Spare a thought for Laurence Llewelyn-Bowen, whose well-intentioned Christmas attraction has finally come to a shambolic close.
The Magical Journey, which opened late last month, was blighted with problems from the start – children allegedly left in tears after the festive wonderland disappointed.
Organisers were forced to deny claims of a swearing, drinking Father Christmas – a claim made by one Facebook user in jest – although admitted that it was possible that elves could be seen with cigarettes from the outdoor staff area.
The attraction shut after just one day, following a deluge of customer complaints. Elves and Santa Clauses were given further training and measures put in place so that the magical train did not break down again, and the outdoor bazaar reopened days later.
But, perhaps Llewelyn-Bowen’s festive wonderland just wasn’t meant to be. The Magical Journey in Sutton Coldfield has now shut down for good, after a backer pulled out. A statement was released on the attraction’s Facebook page.
“We are truly sorry,” read the statement. “After all we’ve been through having to shut down in the final week is devastating. Although we had quite the time of it in the press and on social media, feedback was great with over 600 four and five star reviews. However, today a key financial backer has dropped out leaving us in the lurch. We have tried desperately over the last few hours to find a replacement but to no avail.”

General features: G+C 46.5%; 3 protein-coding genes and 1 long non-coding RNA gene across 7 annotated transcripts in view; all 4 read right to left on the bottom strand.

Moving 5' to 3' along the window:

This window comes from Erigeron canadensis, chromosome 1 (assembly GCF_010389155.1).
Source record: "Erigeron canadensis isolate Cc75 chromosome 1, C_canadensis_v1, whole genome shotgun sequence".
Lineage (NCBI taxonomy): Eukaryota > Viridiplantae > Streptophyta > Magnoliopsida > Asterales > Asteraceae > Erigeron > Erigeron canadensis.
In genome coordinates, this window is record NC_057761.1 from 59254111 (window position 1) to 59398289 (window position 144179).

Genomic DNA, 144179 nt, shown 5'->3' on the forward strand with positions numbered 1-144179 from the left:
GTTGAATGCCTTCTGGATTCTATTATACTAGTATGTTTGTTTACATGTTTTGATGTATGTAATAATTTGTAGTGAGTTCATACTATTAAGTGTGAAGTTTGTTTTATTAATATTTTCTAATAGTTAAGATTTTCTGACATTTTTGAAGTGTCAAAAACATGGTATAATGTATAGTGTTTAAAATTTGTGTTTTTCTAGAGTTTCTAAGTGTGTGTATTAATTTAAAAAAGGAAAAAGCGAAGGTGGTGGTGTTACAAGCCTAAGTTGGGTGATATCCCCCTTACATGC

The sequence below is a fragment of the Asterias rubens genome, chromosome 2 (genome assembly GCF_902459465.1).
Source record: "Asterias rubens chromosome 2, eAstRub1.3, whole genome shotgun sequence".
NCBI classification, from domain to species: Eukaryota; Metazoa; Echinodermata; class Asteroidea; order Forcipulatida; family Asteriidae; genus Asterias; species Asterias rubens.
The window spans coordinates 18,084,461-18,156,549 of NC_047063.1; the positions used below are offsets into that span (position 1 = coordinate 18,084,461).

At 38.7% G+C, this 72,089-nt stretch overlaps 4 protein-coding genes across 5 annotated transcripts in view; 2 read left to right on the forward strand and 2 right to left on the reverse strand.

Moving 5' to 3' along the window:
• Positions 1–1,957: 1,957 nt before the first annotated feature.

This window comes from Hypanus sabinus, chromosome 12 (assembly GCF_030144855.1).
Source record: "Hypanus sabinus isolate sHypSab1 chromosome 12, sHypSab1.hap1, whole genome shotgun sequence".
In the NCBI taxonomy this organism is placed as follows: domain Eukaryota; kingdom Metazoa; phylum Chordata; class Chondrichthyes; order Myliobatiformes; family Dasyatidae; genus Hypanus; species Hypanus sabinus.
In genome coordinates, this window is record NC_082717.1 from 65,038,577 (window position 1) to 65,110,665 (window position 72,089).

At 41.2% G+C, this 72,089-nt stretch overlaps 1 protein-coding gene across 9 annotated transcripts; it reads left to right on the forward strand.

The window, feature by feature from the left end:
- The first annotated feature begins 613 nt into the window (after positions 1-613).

Organisers pledged to give all pre-booked guests their money back. Llewelyn-Bowen, who was responsible for the design of the seasonal extravaganza, heard about the news on Twitter.
“It’s absolutely shocking,” he told The Guardian. “We found out by Twitter. Everybody was in bed feeling Christmassy and now we are not feeling very Christmassy at all. I was really impressed with the way they addressed all the issues the first time around and the energy and resources that went into it so I’m extremely surprised the towel’s been thrown in at this stage.
“I feel appalling it is not the happy experience I really want it to be. I feel extremely sorry for everybody let down in the next nine days and also for the staff who worked on the frontline.”
The interior designer said he would donate his undisclosed fee to a Birmingham children’s hospice.
“I do not want to make any money at all out of this experience,” he said.Reuse content